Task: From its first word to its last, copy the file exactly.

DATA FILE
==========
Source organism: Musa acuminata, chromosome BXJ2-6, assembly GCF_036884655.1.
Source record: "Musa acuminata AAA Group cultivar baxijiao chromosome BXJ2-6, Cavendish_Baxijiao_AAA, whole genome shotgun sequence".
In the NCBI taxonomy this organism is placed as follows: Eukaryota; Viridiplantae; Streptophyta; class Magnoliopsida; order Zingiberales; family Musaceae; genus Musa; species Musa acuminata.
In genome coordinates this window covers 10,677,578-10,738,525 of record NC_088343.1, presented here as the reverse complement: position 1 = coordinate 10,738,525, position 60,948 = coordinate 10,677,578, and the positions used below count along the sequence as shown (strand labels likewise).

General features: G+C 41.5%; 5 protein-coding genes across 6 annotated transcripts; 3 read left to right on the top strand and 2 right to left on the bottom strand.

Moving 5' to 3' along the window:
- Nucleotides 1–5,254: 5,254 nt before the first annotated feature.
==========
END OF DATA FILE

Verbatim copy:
Source organism: Musa acuminata, chromosome BXJ2-6, assembly GCF_036884655.1.
Source record: "Musa acuminata AAA Group cultivar baxijiao chromosome BXJ2-6, Cavendish_Baxijiao_AAA, whole genome shotgun sequence".
In the NCBI taxonomy this organism is placed as follows: Eukaryota; Viridiplantae; Streptophyta; class Magnoliopsida; order Zingiberales; family Musaceae; genus Musa; species Musa acuminata.
In genome coordinates this window covers 10,677,578-10,738,525 of record NC_088343.1, presented here as the reverse complement: position 1 = coordinate 10,738,525, position 60,948 = coordinate 10,677,578, and the positions used below count along the sequence as shown (strand labels likewise).

General features: G+C 41.5%; 5 protein-coding genes across 6 annotated transcripts; 3 read left to right on the top strand and 2 right to left on the bottom strand.

Moving 5' to 3' along the window:
- Nucleotides 1–5,254: 5,254 nt before the first annotated feature.